Elsewhere, ‘Never Gonna Leave This Bed’ enjoyed a decent airing when it was picked as the album’s third single, securing strong support from adult-contemporary radio. The rockier title track, meanwhile, was chosen as a fourth single in some markets, but by now the band had turned its attention to writing a juggernaut song that would become their signature hit.

That masterstroke was to be the floor-filling classic, ‘Moves Like Jagger’. Super-producers Johan Schuster (Shellback) and Benjamin Levin worked with Levine on a treatment that was something of a gamble for the band, who had never tried anything so obviously all-out pop. But bold actions sometimes conjure magic, and the decision to record the song with Levine’s fellow judge on the US reality show The Voice was nothing short of inspired. The chemistry between Levine and Christina Aguilera had already played out obviously on screen and added a teasing narrative to a strong song. Aguilera’s own musical career had proved erratic since her breakthrough with ‘Genie In A Bottle’, in 1999, and her recent album, Bionic, had underperformed, so the collaboration marked a timely opportunity for both parties to give their chart credentials a welcome boost.

‘Moves Like Jagger’ proved to be a runaway smash – the sort of record that most artists only taste once in their careers. On its 21 June 2011 release, it tore into the US Billboard Hot 100 at No.8 and reached No.1 that September on the back of striking radio airplay. It was a similar story across the globe: the song spent 10 phenomenal weeks at the top of the Australian charts and a staggering seven weeks at No.2 in the UK, becoming the second-best-seller of the year and massively outperforming many singles that had actually reached the top spot.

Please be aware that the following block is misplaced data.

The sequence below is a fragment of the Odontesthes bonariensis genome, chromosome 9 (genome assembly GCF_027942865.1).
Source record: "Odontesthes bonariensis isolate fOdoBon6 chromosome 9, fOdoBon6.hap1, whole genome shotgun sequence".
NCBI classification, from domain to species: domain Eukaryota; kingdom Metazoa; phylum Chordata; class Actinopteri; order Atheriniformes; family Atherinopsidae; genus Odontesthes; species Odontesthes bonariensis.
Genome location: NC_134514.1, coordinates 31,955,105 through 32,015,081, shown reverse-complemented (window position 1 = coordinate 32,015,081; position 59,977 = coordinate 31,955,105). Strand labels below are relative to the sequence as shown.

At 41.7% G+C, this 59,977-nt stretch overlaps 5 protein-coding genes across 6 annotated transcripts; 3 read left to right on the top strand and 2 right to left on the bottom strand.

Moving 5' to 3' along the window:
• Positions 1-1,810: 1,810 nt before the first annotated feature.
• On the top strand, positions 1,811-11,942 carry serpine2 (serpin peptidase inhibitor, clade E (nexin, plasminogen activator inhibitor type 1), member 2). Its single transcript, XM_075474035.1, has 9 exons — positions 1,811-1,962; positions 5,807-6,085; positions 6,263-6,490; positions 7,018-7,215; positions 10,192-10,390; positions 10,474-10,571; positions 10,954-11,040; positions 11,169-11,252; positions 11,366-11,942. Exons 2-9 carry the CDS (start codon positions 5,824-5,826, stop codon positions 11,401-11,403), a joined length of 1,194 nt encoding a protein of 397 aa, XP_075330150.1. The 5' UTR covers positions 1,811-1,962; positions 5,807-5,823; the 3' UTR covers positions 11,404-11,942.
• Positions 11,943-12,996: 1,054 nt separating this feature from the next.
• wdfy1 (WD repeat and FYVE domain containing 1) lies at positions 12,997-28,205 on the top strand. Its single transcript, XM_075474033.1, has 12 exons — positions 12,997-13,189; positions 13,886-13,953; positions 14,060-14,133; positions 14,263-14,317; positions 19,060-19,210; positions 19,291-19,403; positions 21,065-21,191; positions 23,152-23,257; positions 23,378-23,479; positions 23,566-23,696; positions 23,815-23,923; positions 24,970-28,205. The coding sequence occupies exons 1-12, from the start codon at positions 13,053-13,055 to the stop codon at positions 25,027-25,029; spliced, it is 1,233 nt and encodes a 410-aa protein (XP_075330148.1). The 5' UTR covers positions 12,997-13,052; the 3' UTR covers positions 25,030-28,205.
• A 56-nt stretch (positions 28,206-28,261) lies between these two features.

Certainly, the Jonas Åkerlund video helped fuel ‘Move Live Jagger’’s enormous success. Enveloping the sexy, playful tone of the track, it was a homage to rock god Mick Jagger that managed to be reverential and yet super-cheeky at the same time. And the Rolling Stone’s reaction? “It’s very flattering,” he told ABC Television soon after.

Supported by further additional tracks in different markets on a reissue programme – including a nicely judged cover of Queen’s ‘Crazy Little Thing Called Love’ – Hands All Over’s sales took a boost, eventually winning Platinum awards in most of the major markets, including the US and the UK. Another lengthy and successful worldwide tour also helped, with a string of dates supporting the buzz, including a slot at the legendary Rock In Rio festival.

With its distinctive cover featuring a self-portrait of the then 19-year-old photographer Rosie Hardy, Hands All Over today stands as a solid collection of songs as strong as any that the band had released before, bolstered by a shrewd, sharp readjustment that restored their chart credibility – and then some.

Alongside his growing TV career, Levine was demonstrating he knew how to maintain Maroon 5’s profile at a steady pitch, and, importantly, showcased a steely understanding of how to sharpen things up if required. The public had proved a step out of time with the group at Hands All Over’s birth, but the quality of the songs ultimately cut through and the band’s growing reputation as lively and reliable showmen was as sound as ever. Levine’s premonition that the album may be the band’s last proved to be very wide of the mark. In fact, things were just getting interesting…